Jay is going to "cut the cable" from his HD provider but he wants to still do DVR recordings over the air. Leo says it can be done. Check out ChannelMaster.com. TIVO may do it as well, but it requires a monthly fee.
over the air
Ben watches his TV with an over the air antenna and it occasionally loses signal. Scott says that generally speaking, an OTA antenna inside a home, like an apartment, works best near a window and within line of sight of the transmitter. Scott recommends going to AntennaWeb.org to find out how to maximize his TV reception. He can input his location and it will let him know where to point the antenna. Titan.tv is another source.
The Supreme Court ruled this week that Aereo is no different than a cable company, and should be required to pay retransmission fees. Aereo leases individual dime sized antennas to customers so they can watch local broadcast television for a low monthly fee. But this claim that all of these small antennas work independently from one another could be a lie. It may not technically be possible for such a small antenna to work by itself, and they may instead be working in concert as an array.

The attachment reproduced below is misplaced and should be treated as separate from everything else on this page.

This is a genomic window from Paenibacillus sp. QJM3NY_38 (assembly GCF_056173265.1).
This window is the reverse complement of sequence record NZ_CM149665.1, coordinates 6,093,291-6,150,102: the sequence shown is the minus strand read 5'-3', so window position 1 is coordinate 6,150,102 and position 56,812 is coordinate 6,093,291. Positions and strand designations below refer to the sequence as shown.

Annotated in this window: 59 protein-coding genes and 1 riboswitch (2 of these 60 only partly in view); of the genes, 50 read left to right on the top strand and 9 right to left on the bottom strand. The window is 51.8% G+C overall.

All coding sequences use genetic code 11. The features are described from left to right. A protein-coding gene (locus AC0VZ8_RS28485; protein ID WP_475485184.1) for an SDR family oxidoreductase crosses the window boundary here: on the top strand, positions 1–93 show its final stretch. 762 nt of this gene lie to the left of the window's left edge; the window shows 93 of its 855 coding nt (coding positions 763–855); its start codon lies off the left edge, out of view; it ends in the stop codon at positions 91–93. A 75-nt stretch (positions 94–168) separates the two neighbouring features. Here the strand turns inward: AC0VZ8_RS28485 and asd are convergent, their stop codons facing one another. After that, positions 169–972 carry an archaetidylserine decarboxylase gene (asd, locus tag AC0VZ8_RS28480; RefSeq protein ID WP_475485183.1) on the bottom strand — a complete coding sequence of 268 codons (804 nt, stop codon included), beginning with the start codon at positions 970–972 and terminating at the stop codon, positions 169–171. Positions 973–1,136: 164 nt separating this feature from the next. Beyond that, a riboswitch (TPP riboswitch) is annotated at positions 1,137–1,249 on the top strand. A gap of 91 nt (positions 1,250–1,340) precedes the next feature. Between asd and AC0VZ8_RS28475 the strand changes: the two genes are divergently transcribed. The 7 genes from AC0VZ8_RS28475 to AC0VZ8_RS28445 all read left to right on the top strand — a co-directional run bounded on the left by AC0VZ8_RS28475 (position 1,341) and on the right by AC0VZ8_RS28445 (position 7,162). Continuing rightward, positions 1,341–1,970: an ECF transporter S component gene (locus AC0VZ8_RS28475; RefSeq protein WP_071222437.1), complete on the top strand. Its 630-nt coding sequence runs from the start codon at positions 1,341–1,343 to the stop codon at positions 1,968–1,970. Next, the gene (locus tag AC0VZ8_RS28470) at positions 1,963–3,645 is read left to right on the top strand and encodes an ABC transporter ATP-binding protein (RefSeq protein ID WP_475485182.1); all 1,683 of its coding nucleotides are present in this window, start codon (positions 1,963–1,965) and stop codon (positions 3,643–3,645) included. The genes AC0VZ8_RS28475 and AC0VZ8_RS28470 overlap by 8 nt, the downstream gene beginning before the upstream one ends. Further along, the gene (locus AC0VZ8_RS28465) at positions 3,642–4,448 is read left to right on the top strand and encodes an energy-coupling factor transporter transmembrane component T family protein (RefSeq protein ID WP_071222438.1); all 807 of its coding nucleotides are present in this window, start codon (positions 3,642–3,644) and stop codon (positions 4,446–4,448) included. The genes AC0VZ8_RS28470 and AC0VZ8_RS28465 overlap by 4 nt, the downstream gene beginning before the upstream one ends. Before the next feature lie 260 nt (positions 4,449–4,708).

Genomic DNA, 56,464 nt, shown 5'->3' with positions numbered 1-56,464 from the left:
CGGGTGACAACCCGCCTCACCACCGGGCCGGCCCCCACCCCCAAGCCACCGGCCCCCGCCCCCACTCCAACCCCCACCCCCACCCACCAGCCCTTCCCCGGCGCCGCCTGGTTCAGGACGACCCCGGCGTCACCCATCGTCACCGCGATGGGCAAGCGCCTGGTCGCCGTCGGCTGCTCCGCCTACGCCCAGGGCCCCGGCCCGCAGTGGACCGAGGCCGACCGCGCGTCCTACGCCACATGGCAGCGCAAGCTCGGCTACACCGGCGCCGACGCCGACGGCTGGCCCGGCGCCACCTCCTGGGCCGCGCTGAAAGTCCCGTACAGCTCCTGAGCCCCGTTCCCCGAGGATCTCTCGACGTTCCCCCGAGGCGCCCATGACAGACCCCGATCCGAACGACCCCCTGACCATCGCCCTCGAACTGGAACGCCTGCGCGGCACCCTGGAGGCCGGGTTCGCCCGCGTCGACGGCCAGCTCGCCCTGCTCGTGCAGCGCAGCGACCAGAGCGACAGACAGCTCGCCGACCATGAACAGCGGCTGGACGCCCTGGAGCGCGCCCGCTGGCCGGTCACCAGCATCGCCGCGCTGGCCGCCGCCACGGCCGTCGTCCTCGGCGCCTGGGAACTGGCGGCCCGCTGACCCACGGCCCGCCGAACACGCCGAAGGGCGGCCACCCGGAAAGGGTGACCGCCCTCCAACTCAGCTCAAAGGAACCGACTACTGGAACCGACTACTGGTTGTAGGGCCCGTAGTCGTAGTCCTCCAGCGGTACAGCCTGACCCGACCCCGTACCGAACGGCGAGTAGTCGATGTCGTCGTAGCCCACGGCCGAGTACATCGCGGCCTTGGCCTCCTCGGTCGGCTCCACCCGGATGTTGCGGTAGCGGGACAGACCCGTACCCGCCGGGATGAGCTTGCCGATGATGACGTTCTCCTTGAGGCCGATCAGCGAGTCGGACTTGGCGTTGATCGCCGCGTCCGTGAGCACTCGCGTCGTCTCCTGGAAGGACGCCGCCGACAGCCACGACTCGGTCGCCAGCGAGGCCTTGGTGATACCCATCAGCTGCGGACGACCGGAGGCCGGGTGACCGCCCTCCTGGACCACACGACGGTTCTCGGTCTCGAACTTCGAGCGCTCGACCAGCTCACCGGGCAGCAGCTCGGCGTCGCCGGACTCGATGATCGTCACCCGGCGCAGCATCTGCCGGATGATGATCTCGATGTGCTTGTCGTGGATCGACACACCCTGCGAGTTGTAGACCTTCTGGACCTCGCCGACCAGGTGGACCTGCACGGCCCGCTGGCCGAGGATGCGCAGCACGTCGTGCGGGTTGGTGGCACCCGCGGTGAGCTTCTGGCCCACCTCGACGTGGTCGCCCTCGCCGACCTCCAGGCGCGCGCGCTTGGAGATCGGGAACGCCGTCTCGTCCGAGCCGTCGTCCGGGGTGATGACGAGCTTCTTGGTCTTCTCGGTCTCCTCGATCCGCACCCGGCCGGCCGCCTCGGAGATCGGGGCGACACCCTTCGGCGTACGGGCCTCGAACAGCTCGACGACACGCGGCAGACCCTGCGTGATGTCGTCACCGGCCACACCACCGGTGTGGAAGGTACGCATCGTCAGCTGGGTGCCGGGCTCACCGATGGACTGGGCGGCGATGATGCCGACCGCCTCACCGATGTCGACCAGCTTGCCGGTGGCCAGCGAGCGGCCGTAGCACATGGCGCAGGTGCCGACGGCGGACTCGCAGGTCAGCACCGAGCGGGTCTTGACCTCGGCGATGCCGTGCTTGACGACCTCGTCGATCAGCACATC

Glenn has indoor digital antennas and he says they just don't do a good enough job. He wants to try larger aerial antennas on the roof. Leo says that location could be the issue. He recommends going to AntennaWeb. More and more people are getting their over the air channels on the internet, though. So if he has good internet access, he can go that route. Aereo is a service that takes advantage of that to show live TV, most of the country is now on cable or satellite.